If you are suffering from dental anxiety and considering undergoing sedation for an important procedure, you will do well to understand the different types of dental sedation. And with the advice of your dentist, you will be able to choose the best one that will suit your needs.
Why Do My Gums Bleed?
You are just about finished brushing your teeth and you spit into the sink. Then, you notice blood.
You might be asking yourself, “Why do my gums bleed?”
According to a Sterling Heights Dentist, there is no single cause for bleeding gums. More often than not, bleeding gums (as well as other problems like swelling and pain in the gums) are symptoms of a larger problem.
Lack of Proper Oral Health Care
One possible reason why your gums are bleeding, especially after brushing your teeth, is that you have been brushing too vigorously.
You have to remember that gums are quite delicate and if you brush vigorously and/or use a toothbrush with hard bristles, you could damage your gums.
The best way to avoid this is to use soft, circular motions to brush your teeth and gums. You may also want to use a toothbrush with soft to medium bristles.
Another reason why your gums are bleeding is a poor flossing technique. Again, if you are not careful, you can damage your gums’ tissues. Instead of forcing the floss between your teeth, try to slide it carefully.
Bleeding gums is one symptom of gum disease. If you do not take good care of your teeth and gums and do not practice poor oral hygiene, you increase your risk of contracting gum disease.
If you experience other symptoms like loose and shifting teeth, changes in your bite, deep pockets between your teeth and gums, gum recession, and red and swollen gums, you most likely have gum disease and you need to see your dentist.
People who are undergoing chemotherapy can also expect bleeding gums as one of the side effects of the treatment.
Hormonal changes in women during their puberty, period, menopause and pregnancy can lead to gum problems like swelling, sensitivity and bleeding.
What can you do to prevent gum problems like bleeding?
One of the most important things that you need to remember is that your gums need as much TLC as your teeth.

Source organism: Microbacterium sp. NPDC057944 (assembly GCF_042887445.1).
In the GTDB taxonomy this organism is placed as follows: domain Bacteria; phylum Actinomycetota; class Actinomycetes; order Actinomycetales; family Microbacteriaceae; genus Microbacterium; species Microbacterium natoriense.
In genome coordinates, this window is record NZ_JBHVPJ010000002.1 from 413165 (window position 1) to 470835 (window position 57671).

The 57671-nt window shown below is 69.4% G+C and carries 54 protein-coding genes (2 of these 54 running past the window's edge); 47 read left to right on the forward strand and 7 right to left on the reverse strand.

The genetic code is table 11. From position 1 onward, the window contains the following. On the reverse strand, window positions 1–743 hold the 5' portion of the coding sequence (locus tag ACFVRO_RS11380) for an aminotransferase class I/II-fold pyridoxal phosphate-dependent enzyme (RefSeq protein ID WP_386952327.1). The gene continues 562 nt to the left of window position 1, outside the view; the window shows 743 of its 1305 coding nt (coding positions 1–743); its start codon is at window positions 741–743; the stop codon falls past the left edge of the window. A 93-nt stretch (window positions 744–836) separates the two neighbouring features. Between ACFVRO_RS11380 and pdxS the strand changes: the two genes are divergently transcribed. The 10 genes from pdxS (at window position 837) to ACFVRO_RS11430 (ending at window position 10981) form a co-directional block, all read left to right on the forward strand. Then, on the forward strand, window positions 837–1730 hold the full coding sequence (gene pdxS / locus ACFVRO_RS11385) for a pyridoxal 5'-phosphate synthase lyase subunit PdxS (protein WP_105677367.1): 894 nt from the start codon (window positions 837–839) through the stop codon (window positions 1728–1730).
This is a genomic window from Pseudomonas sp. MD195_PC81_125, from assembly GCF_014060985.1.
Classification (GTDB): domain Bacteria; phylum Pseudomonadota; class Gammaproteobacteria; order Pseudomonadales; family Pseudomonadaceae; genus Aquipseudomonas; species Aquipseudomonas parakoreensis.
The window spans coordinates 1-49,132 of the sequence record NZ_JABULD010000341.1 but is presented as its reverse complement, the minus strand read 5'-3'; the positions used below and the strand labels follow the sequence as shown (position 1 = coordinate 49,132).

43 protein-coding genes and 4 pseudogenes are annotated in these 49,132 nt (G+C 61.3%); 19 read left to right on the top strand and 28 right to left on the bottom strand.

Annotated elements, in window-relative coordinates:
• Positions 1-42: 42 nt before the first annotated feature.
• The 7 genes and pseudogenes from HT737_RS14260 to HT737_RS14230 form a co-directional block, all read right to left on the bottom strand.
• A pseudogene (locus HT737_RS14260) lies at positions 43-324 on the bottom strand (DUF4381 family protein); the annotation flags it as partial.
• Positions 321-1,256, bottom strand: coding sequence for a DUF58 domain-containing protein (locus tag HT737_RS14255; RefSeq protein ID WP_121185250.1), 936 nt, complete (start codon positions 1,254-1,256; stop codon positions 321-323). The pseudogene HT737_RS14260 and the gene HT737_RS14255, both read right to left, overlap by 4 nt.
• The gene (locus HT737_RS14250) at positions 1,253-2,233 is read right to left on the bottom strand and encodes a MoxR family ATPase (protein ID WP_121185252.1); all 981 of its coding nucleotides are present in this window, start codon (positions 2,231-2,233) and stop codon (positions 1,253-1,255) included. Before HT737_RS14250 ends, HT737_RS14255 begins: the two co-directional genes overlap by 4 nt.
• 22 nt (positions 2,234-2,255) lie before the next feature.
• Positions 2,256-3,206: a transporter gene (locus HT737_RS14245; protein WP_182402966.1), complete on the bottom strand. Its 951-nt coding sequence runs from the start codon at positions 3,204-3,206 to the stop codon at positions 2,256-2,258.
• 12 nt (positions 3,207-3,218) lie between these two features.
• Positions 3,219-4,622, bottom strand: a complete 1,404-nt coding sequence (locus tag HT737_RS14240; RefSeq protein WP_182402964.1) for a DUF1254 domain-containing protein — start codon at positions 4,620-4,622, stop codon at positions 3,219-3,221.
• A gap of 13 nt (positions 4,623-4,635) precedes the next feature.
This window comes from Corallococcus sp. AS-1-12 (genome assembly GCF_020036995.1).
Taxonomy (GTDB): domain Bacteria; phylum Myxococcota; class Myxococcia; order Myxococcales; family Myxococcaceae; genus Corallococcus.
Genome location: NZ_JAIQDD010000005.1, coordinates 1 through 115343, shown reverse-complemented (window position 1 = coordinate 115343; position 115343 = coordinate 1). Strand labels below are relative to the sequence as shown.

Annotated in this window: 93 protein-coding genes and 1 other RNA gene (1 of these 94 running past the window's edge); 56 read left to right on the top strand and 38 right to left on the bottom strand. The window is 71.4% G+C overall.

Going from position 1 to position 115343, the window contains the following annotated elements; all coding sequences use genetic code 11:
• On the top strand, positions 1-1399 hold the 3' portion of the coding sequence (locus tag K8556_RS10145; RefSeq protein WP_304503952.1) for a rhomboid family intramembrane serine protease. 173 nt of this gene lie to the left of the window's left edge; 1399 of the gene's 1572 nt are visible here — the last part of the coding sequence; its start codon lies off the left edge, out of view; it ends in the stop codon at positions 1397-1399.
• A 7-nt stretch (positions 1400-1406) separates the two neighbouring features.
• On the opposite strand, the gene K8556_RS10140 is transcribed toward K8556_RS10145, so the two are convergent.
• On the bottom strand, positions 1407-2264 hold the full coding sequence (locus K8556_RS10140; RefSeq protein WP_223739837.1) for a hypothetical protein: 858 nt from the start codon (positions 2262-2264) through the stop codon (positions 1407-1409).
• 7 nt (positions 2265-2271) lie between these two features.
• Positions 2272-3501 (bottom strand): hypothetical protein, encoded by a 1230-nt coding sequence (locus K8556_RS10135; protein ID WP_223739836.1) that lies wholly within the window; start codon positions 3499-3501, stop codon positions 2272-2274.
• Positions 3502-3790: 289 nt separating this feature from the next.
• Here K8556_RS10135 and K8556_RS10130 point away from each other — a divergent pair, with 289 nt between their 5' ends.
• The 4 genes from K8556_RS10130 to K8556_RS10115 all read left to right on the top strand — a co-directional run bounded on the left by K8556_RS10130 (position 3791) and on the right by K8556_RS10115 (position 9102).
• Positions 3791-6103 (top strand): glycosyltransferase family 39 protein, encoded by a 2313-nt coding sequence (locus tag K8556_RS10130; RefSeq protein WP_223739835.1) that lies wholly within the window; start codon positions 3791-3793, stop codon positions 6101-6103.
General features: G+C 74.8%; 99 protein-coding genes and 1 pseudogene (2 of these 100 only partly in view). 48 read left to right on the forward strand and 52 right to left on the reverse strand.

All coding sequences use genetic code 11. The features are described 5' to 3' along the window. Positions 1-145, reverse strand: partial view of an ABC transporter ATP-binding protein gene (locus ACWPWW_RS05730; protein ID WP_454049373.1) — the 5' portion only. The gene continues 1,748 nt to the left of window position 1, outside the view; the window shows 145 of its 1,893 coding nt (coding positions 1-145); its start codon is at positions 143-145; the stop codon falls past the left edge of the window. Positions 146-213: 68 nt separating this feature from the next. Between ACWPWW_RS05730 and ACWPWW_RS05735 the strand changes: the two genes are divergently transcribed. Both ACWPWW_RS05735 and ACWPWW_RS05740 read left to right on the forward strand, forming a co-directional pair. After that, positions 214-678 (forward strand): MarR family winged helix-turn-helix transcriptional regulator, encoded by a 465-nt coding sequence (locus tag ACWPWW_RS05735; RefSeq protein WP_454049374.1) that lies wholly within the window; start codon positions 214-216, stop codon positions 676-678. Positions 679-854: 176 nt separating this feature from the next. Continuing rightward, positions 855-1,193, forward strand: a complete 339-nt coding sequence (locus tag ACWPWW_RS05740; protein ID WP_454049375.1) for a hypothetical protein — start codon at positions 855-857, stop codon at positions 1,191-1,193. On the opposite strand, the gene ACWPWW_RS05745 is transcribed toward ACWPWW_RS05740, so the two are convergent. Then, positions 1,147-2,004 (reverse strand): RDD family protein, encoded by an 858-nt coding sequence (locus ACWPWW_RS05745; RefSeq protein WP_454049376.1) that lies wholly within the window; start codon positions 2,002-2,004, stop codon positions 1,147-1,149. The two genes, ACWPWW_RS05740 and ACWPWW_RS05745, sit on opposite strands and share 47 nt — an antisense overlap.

Good oral hygiene can go a long way in keeping your teeth and gums healthy. Remember to brush and floss your teeth regularly. It also helps to use an antiseptic mouthwash to keep the bacteria in your mouth in check.
Try to eat a balanced diet with plenty of vital nutrients like vitamin C and calcium and drink lots of water.
If you are a smoker, consider stopping your habit. Finally, find ways to relax your mind and body. Stress can lead to inflammation in your body.
For more information on why your gums bleed, contact your Sterling Heights dentist at Dental1Care today!
Bleeding Gums | Should I Be Concerned About Bleeding Gums?
Common Patient Concern: I am concerned about bleeding gums when I brush
If you are brushing your teeth and seeing red when you are rinsing you are not alone. You may not feel any pain or discomfort while brushing or flossing. That doesn’t mean you should ignore the issue. We recommend you pay a visit to your Sterling Heights dentist.
Your trusted dentist will examine your teeth and gums and decide if professional treatment is needed. But even before you consult your dentist about this, you can go ahead and try to identify what the cause of your bleeding gums might be. Consider the following factors which could be leading bleeding gums every time you brush or floss:
Brush your teeth twice a day using fluoride toothpaste. Floss at least once a day, and pay regular visits to your dentist (even when there’s nothing concerning you about your oral health), then you leave little chance for plaque to build up along your gumline.
Plaque that remains in your mouth for prolonged periods eventually hardens and transforms into tartar; this is a calcified material which causes gum irritation and bleeding. A rigid oral care routine can prevent plaque and tartar from forming.
The Bristles of Your Toothbrush Are Too Hard
Some people prefer to buy toothbrushes with harder bristles because they feel that vigorously running these back and forth, up and down on the surfaces of their teeth will result in a much cleaner mouth. However, hard bristles could be irritating your teeth and gums, hence the bleeding. You may need to switch to softer bristles which can clean your teeth and gums without the irritation, but just as effectively.